Obama calls for Sudan peace talksBy BBC | Saturday, April 21 2012 at 18:00
The presidents of Sudan and South Sudan "must have the courage" to return to the negotiating table and resolve their differences peacefully, says US President Barack Obama.
He was speaking after South Sudan said it had ordered its troops to withdraw from the Heglig oil field in Sudan.
Within hours of Friday's announcement, Sudan said it had retaken Heglig town.
South Sudanese forces captured the area last week, accusing Khartoum of using it as a base to launch attacks.
"We know what needs to happen," said President Obama. "The government of Sudan must stop its military actions including aerial bombardments.
"It must give aid workers the access they need to save lives. And it must end its support for armed groups inside the South."
Turning to the government of the newly independent South Sudan, Mr Obama said: "Likewise, the government of South Sudan must end its support for armed groups inside Sudan and it must cease its military actions across the border.
It is not clear whether Khartoum regained the area by force or whether South Sudanese troops withdrew, under intense international pressure.
South Sudan said its forces were still in the process of withdrawal; Information Minister Barnaba Marial Benjamin told news agency AFP it would take three days to complete the operations.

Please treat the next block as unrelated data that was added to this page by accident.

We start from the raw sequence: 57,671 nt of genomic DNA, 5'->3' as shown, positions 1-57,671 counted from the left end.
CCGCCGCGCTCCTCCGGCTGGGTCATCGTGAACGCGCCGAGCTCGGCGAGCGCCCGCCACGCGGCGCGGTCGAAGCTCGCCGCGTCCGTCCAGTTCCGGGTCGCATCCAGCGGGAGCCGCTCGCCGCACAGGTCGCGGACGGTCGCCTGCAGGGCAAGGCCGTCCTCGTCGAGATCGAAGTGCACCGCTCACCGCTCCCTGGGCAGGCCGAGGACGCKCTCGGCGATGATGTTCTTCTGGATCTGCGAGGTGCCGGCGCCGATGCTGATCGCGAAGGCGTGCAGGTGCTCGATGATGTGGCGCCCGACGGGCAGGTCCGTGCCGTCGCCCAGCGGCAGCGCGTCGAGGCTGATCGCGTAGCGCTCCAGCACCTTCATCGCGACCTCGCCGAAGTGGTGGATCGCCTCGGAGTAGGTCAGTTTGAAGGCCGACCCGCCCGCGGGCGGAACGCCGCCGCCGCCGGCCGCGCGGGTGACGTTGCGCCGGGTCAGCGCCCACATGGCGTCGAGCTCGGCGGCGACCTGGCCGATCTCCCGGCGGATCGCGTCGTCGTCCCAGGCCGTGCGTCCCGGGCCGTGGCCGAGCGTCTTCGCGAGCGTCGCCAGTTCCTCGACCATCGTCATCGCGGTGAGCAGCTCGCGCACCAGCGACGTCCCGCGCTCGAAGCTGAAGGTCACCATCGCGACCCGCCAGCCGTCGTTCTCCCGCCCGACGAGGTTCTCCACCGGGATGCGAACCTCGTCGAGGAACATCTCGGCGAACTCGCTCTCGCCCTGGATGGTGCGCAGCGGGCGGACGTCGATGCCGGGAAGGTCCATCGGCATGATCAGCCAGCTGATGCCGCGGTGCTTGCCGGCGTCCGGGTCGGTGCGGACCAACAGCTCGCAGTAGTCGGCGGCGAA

President Omar al-Bashir on Friday told supporters at a victory rally in Khartoum: "We thank God that he made successful your sons; and the security forces and the police force and the defence forces - he has made them victorious on this Friday."
South Sudan has so far made no public comments on Khartoum's claim.
South Sudan seceded last July following a 2005 peace deal that ended a two-decade civil war in which more than 1.5 million people died.
On Thursday, South Sudan issued a statement saying it was not interested in war with its northern neighbour and that it would only withdraw from Heglig if the UN deployed monitors there.
President Bashir had earlier threatened to bring down the government in Juba following the loss of Heglig, which provided more than half of Sudan's oil.
South Sudan's President Salva Kiir said the South still believed that Heglig was a part of South Sudan and that its final status should be determined by international arbitration, Associated Press reported.
Heglig is internationally accepted to be part of Sudanese territory - although the precise border is yet to be demarcated.
Other issues dividing the two countries are the transit fees the South should pay Sudan to use its oil pipelines and the status of the province of Abyei.
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